Isn’t that the way it goes with memoir? We see something, read something, hear something, smell something and all of a sudden memories come flooding back. I look forward to seeing what you write that springs from this idea, Janet.
Ideas do come from a variety of places. A friend who writes children’s books said this sparked an idea for her, too!
Me too. 🙂
I absolutely love Perkins Corner brown paper bags but took loads of leftovers reluctantly for years from my in-laws, time to change perspective. I will be at your house next week and hoping for a brown paper bag. Can’t wait to see you guys and for your book to be published!
Like Nan and you, Dawn, there were times in my life when I accepted the things Mom loaded into our car with some reluctance. Now I recognize it was her way of holding on to us a little bit longer. Thanks for visiting my blog and joining the discussion.
Looking forward to it, Dawn! Thanks for chiming in here.
The summer train ride caught my attention. My sister and I went by train every summer to the big city from our small town to visit our aunt and uncle and have a bit of a holiday. Coming back, I was always anxious, thinking we had boarded the wrong train until I saw a certain landmark and knew we were on the right path! A “Perkins Corner” snack would have been nice at that point!I think my grandchildren will always remember the jelly beans they get from my jar just before they leave for home.
I can see how you would have welcomed a Perkins Corner snack at that moment, Elfrieda. Something to be look forward to; something to celebrate the recognition that you were in exactly the right place. My sisters and I only took the train to visit relatives one time. I have a picture of us all lined up with our little suitcases. A very fond memory. I’m certain Mom sent food with us.
I’m sure your grandchildren will remember the jelly beans. My father-in-law always had a jar of peppermints by his chair. They were a magnet for the grandkids.
One thing I never asked my mom was how old she and her sister were when they first made the trip alone. I have a feeling they were much younger than would be allowed today. Mom never expressed any memory of being afraid, but her sister was four years older, so I’m sure she looked out for her.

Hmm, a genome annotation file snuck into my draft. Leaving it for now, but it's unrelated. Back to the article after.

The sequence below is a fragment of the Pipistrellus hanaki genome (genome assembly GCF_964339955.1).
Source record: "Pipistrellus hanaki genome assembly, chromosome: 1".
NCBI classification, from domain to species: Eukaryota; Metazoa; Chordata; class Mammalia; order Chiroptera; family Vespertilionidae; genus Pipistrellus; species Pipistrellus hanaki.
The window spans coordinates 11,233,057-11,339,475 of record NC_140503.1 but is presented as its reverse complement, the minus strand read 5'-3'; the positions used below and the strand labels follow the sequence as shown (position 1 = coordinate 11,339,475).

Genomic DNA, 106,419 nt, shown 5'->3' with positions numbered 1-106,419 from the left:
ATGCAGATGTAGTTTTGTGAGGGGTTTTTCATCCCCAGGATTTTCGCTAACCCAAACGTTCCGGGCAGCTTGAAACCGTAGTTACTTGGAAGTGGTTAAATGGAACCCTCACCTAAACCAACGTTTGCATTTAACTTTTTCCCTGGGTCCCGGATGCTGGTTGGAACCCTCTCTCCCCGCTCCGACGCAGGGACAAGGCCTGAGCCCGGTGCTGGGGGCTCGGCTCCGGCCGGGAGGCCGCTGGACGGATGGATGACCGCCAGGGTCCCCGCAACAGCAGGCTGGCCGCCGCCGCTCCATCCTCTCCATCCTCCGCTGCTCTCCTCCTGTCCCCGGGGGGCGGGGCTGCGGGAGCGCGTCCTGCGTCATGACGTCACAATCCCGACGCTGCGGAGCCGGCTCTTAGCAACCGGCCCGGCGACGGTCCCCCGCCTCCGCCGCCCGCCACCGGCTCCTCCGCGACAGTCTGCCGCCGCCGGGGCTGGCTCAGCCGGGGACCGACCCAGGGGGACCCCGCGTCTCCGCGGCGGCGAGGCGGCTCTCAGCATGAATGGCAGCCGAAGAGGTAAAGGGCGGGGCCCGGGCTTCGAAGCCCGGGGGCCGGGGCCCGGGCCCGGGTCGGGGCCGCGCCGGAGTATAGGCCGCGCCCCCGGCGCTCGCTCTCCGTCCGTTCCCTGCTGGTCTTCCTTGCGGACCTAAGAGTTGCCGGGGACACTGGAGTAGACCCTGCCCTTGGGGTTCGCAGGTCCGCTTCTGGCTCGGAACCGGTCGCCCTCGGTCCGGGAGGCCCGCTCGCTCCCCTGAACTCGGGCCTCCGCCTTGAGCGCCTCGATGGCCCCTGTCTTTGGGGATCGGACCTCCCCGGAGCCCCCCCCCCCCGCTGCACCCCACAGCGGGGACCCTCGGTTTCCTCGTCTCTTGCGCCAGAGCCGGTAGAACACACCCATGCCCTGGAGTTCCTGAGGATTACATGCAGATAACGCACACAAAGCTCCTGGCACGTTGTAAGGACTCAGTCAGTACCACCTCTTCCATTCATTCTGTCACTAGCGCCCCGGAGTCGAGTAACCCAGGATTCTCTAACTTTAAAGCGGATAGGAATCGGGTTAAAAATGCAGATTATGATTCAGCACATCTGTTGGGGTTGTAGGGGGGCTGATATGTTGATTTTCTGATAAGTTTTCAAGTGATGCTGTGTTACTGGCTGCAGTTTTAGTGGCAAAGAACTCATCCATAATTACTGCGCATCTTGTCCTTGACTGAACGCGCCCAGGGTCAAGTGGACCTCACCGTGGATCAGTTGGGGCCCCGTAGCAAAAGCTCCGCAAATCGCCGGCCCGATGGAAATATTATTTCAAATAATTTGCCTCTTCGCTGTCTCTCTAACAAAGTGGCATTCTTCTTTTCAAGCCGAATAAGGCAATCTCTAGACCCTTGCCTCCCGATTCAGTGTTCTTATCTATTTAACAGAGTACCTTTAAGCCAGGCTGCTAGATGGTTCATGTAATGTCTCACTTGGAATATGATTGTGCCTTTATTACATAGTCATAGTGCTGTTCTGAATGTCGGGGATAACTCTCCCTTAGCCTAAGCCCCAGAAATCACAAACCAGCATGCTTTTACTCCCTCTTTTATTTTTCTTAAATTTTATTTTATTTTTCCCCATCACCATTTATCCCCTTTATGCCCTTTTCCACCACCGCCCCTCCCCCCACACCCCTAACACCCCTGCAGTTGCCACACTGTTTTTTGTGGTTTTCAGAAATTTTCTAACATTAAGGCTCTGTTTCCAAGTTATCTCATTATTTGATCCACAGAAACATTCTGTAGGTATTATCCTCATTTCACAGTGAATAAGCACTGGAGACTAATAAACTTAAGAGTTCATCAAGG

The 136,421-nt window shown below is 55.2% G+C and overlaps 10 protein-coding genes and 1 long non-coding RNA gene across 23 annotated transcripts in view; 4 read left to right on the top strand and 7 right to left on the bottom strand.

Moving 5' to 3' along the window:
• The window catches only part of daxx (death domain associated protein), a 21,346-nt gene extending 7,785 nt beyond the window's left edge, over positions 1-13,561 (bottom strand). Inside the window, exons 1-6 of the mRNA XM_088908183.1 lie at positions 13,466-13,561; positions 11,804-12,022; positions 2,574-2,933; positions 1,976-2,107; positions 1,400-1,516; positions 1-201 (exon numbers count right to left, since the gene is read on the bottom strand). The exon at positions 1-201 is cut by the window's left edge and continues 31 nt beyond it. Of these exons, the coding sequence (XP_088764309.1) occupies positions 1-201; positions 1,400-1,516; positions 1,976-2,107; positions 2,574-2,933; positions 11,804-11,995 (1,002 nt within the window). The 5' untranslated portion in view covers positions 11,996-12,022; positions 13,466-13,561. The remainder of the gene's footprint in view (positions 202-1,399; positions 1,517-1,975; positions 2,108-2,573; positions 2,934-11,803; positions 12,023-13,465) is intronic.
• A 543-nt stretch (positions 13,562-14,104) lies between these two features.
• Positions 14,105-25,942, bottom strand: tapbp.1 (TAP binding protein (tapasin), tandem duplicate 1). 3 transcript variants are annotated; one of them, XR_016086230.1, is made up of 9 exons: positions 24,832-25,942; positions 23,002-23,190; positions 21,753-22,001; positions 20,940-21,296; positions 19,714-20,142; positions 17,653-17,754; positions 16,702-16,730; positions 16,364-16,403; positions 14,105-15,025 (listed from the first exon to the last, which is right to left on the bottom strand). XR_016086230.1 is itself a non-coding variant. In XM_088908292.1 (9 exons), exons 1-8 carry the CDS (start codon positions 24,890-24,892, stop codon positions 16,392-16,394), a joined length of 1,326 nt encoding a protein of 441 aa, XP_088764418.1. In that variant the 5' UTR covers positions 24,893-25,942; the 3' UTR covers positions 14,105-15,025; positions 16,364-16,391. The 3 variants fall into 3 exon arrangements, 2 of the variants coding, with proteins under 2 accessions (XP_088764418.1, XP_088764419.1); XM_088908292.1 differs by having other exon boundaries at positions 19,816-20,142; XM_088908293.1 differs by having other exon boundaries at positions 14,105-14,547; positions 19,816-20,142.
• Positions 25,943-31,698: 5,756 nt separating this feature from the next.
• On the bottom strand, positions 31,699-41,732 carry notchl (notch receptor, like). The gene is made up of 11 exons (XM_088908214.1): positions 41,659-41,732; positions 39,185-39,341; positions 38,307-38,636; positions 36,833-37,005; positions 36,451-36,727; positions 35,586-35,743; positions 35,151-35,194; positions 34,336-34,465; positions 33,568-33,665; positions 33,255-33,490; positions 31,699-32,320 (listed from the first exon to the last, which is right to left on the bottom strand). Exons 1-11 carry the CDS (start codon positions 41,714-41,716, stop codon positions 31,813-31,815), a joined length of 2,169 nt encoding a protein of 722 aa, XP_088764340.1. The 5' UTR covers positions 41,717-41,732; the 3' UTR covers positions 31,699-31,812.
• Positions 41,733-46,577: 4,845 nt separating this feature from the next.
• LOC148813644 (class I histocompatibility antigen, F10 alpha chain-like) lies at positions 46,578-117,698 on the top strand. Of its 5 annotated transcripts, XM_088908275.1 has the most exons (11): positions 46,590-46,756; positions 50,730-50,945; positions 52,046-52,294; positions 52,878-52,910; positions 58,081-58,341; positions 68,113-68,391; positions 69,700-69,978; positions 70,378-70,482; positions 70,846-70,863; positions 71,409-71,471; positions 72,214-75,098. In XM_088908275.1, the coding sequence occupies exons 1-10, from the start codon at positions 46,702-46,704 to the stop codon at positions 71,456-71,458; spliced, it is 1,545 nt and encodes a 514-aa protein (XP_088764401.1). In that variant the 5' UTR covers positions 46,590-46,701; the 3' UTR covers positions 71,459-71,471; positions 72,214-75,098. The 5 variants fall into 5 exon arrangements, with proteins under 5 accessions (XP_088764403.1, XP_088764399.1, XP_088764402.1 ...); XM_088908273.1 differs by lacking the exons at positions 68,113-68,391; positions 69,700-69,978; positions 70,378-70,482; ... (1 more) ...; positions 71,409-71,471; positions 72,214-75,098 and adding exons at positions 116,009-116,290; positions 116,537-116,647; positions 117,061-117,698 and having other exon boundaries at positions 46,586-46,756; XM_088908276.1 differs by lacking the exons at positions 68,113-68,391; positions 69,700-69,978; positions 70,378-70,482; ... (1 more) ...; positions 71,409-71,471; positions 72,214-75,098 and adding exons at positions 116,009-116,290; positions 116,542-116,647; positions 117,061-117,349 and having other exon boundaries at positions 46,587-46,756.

I bet many were keeping an eye on those two little girls, Nan. The way things were.
Carol — Always a good sign, this post brought happy tears to my eyes.
My maternal grandma would send us off with a Folger’s can (one each for my sister and I) filled with little puzzles, crayons, paper, children’s snub-nose scissors, and the like. One time we got little keychain flashlights! Digging deep enough we were sure to find —always, without fail—individually wrapped butterscotch candy.
Those are good ideas, Laurie. Our daughter was happy enough with Mint Milanos, but grandchildren will be a whole new challenge. I’ll bet your grandma had fun putting all that together for you and your sister.
For me, too, Laurie. These demonstrations of love are always touching. I like the coffee can idea. I have stacks of the new plastic variety with lids. I already use them to package cookies and Chex Mix for gifts over the holidays. Putting together travel packages for the grandchildren is another great use.
Bologna sandwiches and sometimes beef tongue were in our Longenecker-to-go packages. Food equates to love in your tradition, it seems!
Everyone has their own food traditions. I could never get my head around beef tongue, even though Mom served it from time to time. To each his own. 😉 On the other hand, I did love liver sausage. And many don’t appreciate that.